Hey All, I just downloaded my exam the other day, and have been working on my design and I have two questions if you all do not mind. First: Lock/Unlock: I was thinking of a static hashtable that holds the record number as a key and the gui id that has that lock as the value. Am I making this to simple?? Or, is that what most others have done?? ( Yes, I have read a lot of the other posts, but I have this icky feeling that my solutions is to simple, so it's probably wrong?) Second: This is more of a general question, when the gui boots on the PC we need to allow the user to choose a network mode, or a local access mode. Can you make the user specify this at run time? ie. java etc and if they don't include a localhost/port then they get the not networked version? I am curious how best to design this. Any thoughts would be greatly appreciated. Thank's in advance for any advice. -Matt
Hi Matt, You're in the right place to get *really* good help. I am just finishing up my project and I don't think it would have gone as well as it has...but; I've not been graded yet, so...we'll see. To answer your questions: 1) you are on the right track with the lock and unlock...my only suggestion would be to use something like a HashSet or HashMap... depending on how you design this part...the HashSet is problably a better performer though; but, I have heard of designs where the key, value aspect of the Map was paramount over HashSet performance. 2) Good question...I did mine and allowed the user to enter commandline args to client and server. The args indicate the mode of operation; however, I know others here have used gui's to prompt the user when the program is loading...and I think I remember someone said they change mode dynamically from a menu, and still others who allow the parameters to be entered as java properties -Dargs at JVM startup. There really is no single correct way to do anything in this assignment...except you can't go wrong to complete it and use this as a learning experience! All the rest, depends on how much time you have or are willing to put into the project. As far as simplicity...go for it!! When in doubt always defer to the simplest route which covers all the requirements of the specification...that is what you must code to. One thing I found is that as you begin to code, your mind is thinking in one way...as you progress, your mind sees new paths...this is good and bad as you must focus on one path and not wonder about. This is also a program marking point: the evaluator looks for consistency in design...so, read the posts here, ask questions, as you are doing. I hope this $.02 worth is helpful...good luck! -Richard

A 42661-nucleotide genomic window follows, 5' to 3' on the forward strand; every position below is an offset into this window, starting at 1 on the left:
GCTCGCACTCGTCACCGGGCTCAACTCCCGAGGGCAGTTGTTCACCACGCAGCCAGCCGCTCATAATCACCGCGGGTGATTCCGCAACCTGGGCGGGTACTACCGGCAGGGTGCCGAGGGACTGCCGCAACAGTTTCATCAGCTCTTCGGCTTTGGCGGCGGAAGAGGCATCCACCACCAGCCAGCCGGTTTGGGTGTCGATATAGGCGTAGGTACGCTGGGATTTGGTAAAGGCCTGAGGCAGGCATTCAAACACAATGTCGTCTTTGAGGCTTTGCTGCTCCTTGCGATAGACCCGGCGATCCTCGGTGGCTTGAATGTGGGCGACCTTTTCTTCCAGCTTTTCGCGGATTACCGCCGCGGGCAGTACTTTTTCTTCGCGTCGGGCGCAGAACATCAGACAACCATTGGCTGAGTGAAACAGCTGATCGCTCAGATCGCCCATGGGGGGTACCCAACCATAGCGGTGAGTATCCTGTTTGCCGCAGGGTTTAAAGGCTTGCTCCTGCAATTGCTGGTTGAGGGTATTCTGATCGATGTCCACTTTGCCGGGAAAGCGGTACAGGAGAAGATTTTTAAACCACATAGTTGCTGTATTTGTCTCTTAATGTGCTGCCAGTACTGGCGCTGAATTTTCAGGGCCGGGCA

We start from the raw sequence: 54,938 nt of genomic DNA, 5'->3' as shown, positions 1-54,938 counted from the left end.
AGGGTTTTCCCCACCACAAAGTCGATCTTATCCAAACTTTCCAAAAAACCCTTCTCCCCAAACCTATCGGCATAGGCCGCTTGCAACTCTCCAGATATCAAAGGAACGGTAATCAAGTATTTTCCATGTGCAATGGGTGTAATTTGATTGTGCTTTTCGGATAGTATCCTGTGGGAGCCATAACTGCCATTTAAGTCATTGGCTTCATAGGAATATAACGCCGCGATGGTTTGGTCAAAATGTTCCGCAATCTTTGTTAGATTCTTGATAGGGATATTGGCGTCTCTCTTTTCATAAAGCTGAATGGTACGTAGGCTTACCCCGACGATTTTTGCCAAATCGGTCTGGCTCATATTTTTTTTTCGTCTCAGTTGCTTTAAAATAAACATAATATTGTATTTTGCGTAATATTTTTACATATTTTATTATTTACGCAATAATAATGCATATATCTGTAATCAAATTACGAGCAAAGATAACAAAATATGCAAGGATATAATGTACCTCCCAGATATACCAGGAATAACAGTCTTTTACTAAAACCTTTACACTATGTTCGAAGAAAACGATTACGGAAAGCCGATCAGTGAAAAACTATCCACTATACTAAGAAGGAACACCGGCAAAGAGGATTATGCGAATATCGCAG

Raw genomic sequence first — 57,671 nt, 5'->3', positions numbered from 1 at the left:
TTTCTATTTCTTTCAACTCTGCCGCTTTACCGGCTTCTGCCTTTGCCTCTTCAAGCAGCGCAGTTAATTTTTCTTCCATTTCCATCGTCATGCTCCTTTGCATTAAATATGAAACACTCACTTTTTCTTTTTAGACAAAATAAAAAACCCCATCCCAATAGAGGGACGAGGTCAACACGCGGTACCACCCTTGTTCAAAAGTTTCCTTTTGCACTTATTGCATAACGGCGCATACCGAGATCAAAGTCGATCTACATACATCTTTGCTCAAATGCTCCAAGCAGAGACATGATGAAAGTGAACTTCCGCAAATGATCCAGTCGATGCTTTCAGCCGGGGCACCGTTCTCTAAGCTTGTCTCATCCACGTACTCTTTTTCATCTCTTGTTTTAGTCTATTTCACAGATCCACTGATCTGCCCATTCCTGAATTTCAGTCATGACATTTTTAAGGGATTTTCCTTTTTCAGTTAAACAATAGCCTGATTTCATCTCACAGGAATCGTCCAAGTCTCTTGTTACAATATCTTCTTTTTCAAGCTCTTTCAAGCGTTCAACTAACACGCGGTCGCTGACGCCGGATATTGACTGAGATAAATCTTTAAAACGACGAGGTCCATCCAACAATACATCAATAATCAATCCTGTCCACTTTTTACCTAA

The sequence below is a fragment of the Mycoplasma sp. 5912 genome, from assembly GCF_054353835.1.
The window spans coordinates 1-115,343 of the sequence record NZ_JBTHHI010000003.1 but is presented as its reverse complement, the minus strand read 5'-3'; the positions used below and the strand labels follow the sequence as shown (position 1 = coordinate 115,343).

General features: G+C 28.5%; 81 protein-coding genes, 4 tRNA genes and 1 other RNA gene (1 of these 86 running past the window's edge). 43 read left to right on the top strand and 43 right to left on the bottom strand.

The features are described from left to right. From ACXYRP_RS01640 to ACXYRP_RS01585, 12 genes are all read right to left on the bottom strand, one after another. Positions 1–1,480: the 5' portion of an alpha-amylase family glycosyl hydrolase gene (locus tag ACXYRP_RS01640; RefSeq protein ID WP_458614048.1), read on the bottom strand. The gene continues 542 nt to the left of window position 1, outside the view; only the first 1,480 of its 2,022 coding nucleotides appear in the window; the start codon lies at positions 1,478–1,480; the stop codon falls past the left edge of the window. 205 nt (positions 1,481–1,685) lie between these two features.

Joined: Feb 24, 2002
Richard, Thank's alot for help, it was of great use to me. I did a lot more reading of the forum in my daze last night, and came across a post about implementing a connection factory, so I am going to investigage that as well. Thanks again for responding so quickly!